A little over a year ago, the buzz about the revitalization of the old Madison Bowl building in north Madison was stirring excitement. With former music venue owners and designers Jamie Rubin (The Family Wash) and Chark Kinsolving (The Cannery, The Mercy Lounge), and Nashville businessman and investor Tommy Pierce (A+ Storage of Tennessee, The Basement East) at the helm, it looked like a perfect 300 score was in store. But when the deal fell through, it definitely felt like a gutter ball. Despite their disappointment, Rubin, Kinsolving, and Pierce didn’t give up on their vision; they just moved it a little further south, to the former K-Mart building at 1508 Gallatin Pike.
“We were walking around looking at it,” Kinsolving says. “We’d been in the K-Mart before but never seen what was behind the walls of the retail area. We walked into an old shipping and receiving area. There was already a mezzanine level built in. I swore I’d never build or own another music venue, but I couldn’t help thinking, “You could put a stage right there. The bar could go over here. There’s the balcony.” Within five minutes I’d laid the whole thing out. It just made sense.”
With more room to expand the reformulated “Eastside Bowl” not only found a new home but expanded into a multi-entertainment venue. Plans for the 32,000 square foot complex now include 16 lanes of bowling, featuring both conventional ten-pin bowling along with a new, high-tech variation called Hyperbowling. “It’s hard to explain,” Kinsolving says. “It’s a little like bowling crossed with a pinball machine. I’ve played it in Florida and Indiana and it’s really fun, plus nobody else has it in the Middle Tennessee area.”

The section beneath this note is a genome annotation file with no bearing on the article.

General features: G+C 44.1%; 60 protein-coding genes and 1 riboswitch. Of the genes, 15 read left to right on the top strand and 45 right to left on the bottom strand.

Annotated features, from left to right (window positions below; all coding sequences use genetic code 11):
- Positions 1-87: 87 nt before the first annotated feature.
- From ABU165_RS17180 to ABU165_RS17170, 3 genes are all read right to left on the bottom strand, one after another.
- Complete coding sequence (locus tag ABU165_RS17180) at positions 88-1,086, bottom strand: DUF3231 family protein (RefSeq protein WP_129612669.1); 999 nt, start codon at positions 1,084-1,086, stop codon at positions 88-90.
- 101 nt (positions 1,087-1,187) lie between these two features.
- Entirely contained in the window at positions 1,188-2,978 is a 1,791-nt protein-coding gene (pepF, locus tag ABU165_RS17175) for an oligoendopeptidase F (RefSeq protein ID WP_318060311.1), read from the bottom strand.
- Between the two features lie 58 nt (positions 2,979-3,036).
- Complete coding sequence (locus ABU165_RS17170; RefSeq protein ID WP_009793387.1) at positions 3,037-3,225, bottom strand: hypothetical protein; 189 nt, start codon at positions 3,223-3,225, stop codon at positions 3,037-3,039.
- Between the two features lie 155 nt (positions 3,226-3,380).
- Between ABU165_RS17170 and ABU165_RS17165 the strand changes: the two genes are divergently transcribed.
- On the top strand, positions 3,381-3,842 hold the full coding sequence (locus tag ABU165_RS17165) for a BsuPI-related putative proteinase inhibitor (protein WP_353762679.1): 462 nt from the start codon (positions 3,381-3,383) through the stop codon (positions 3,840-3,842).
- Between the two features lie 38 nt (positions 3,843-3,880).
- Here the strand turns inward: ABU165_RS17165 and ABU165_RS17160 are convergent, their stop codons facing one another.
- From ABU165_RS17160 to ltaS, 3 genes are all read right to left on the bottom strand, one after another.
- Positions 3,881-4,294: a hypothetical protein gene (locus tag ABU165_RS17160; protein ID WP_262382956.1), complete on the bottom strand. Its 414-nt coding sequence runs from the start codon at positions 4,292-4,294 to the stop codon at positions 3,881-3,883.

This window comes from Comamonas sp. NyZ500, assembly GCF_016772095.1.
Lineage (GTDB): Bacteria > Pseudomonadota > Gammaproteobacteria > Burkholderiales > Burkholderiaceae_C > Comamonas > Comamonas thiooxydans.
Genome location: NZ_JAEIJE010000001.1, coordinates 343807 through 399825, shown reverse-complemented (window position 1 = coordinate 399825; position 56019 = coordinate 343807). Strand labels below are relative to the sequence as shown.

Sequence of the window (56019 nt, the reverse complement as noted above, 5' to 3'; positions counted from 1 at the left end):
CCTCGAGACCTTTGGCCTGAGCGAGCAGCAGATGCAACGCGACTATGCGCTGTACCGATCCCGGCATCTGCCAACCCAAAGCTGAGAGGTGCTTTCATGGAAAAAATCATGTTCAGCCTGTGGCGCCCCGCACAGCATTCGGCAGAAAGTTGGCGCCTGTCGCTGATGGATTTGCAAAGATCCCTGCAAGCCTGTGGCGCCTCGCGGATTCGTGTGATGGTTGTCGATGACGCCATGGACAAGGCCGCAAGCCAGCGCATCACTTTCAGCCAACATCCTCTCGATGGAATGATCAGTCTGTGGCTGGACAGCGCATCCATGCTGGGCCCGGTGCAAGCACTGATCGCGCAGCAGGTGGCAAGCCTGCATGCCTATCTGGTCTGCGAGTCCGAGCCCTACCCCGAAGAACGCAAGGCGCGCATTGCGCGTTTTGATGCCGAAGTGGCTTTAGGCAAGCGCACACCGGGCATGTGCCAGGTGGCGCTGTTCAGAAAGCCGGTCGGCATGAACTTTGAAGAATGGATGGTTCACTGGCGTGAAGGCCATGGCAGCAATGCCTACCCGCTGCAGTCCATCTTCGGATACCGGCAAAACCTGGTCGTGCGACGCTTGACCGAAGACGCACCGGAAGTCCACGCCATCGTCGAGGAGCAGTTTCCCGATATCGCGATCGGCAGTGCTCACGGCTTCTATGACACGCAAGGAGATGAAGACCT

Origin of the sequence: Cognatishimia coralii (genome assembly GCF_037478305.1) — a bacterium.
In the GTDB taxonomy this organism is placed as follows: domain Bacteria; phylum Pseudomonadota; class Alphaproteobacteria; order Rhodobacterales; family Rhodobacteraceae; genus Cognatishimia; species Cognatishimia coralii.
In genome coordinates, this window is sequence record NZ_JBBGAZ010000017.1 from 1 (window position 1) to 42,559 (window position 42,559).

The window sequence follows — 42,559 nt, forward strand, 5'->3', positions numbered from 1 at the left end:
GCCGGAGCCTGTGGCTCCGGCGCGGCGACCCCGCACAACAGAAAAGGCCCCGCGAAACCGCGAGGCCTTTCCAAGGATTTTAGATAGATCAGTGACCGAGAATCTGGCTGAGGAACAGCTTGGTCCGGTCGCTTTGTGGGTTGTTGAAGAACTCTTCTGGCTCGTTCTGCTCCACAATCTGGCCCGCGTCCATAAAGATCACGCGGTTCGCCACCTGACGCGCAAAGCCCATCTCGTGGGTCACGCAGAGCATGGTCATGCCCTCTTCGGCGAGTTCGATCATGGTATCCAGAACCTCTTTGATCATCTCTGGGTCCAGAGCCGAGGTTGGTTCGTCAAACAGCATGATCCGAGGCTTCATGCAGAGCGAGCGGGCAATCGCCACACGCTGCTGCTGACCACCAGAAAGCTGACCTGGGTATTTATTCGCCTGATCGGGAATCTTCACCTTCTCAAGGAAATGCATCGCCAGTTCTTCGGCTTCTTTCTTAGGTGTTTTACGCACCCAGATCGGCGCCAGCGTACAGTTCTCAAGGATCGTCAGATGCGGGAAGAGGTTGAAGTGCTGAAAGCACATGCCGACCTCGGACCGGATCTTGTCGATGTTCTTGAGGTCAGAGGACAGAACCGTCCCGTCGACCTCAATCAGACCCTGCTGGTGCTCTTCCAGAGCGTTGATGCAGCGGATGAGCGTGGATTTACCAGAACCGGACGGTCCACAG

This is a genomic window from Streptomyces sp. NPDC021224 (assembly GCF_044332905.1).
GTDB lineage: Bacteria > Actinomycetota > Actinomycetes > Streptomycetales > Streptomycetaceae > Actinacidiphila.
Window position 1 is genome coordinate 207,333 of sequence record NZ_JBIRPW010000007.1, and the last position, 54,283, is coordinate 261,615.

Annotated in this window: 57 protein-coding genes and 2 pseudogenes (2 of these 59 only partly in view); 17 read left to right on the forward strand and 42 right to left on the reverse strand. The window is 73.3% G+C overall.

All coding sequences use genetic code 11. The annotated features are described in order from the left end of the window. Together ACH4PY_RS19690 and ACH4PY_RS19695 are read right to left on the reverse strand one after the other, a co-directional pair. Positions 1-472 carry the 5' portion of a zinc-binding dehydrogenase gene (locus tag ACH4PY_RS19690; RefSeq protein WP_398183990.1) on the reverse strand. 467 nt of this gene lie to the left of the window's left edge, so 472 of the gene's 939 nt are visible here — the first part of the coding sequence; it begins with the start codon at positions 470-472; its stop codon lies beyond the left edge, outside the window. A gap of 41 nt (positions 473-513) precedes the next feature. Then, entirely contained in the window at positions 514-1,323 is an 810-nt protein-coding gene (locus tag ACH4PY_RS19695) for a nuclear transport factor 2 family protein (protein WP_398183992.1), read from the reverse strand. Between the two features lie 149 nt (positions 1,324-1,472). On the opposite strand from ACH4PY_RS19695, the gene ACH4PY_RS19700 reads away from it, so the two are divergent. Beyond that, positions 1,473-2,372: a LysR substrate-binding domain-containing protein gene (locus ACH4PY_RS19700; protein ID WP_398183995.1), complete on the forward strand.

Along with the bowling area, the design includes a 24-hour, 125-seat diner with a patio area, a 5,000 square foot music venue with a balcony and patio area — featuring two stages to accommodate both large and smaller more, intimate performances, a game room, and a bar and lounge area.
“The extra square footage enabled us to look at the concept in a different way,” Kinsolving says. “We played around with the floor plans for probably four months, shifting things around until we got a plan we were really satisfied with. It’s a large interior renovation project, but much of the mechanical infrastructure is already in place. We’ve already signed the lease, began the permit process, and we hope to be open by August 2020.”